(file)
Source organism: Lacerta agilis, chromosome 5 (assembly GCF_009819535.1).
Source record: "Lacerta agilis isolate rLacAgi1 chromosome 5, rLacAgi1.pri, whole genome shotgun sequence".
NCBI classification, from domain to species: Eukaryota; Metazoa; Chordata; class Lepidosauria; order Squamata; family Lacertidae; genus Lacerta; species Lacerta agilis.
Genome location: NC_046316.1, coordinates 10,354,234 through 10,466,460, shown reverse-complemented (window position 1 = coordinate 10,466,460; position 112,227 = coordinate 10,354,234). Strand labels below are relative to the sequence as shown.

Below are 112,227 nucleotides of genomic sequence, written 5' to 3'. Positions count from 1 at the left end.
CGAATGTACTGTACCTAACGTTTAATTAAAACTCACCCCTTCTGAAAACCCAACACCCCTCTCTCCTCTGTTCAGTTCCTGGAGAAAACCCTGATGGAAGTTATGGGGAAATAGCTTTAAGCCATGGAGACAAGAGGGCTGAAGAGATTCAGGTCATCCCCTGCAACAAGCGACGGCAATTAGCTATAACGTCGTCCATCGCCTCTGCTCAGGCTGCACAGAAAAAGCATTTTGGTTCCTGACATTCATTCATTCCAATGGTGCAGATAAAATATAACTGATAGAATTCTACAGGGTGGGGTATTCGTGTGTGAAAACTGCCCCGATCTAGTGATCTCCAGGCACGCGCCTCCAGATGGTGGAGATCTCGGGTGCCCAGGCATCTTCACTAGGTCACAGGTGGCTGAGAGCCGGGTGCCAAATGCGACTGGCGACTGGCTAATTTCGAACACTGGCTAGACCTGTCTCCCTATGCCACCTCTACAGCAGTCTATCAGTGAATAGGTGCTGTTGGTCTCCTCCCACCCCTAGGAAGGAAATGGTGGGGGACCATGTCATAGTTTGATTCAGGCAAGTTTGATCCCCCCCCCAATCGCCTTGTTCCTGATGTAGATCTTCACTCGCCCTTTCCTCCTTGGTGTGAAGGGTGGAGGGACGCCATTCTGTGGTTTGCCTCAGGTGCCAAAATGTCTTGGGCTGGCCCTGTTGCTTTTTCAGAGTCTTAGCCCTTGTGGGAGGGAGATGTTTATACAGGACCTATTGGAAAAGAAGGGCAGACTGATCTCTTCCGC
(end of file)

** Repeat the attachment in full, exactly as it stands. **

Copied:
Source organism: Lacerta agilis, chromosome 5 (assembly GCF_009819535.1).
Source record: "Lacerta agilis isolate rLacAgi1 chromosome 5, rLacAgi1.pri, whole genome shotgun sequence".
NCBI classification, from domain to species: Eukaryota; Metazoa; Chordata; class Lepidosauria; order Squamata; family Lacertidae; genus Lacerta; species Lacerta agilis.
Genome location: NC_046316.1, coordinates 10,354,234 through 10,466,460, shown reverse-complemented (window position 1 = coordinate 10,466,460; position 112,227 = coordinate 10,354,234). Strand labels below are relative to the sequence as shown.

Below are 112,227 nucleotides of genomic sequence, written 5' to 3'. Positions count from 1 at the left end.
CGAATGTACTGTACCTAACGTTTAATTAAAACTCACCCCTTCTGAAAACCCAACACCCCTCTCTCCTCTGTTCAGTTCCTGGAGAAAACCCTGATGGAAGTTATGGGGAAATAGCTTTAAGCCATGGAGACAAGAGGGCTGAAGAGATTCAGGTCATCCCCTGCAACAAGCGACGGCAATTAGCTATAACGTCGTCCATCGCCTCTGCTCAGGCTGCACAGAAAAAGCATTTTGGTTCCTGACATTCATTCATTCCAATGGTGCAGATAAAATATAACTGATAGAATTCTACAGGGTGGGGTATTCGTGTGTGAAAACTGCCCCGATCTAGTGATCTCCAGGCACGCGCCTCCAGATGGTGGAGATCTCGGGTGCCCAGGCATCTTCACTAGGTCACAGGTGGCTGAGAGCCGGGTGCCAAATGCGACTGGCGACTGGCTAATTTCGAACACTGGCTAGACCTGTCTCCCTATGCCACCTCTACAGCAGTCTATCAGTGAATAGGTGCTGTTGGTCTCCTCCCACCCCTAGGAAGGAAATGGTGGGGGACCATGTCATAGTTTGATTCAGGCAAGTTTGATCCCCCCCCCAATCGCCTTGTTCCTGATGTAGATCTTCACTCGCCCTTTCCTCCTTGGTGTGAAGGGTGGAGGGACGCCATTCTGTGGTTTGCCTCAGGTGCCAAAATGTCTTGGGCTGGCCCTGTTGCTTTTTCAGAGTCTTAGCCCTTGTGGGAGGGAGATGTTTATACAGGACCTATTGGAAAAGAAGGGCAGACTGATCTCTTCCGC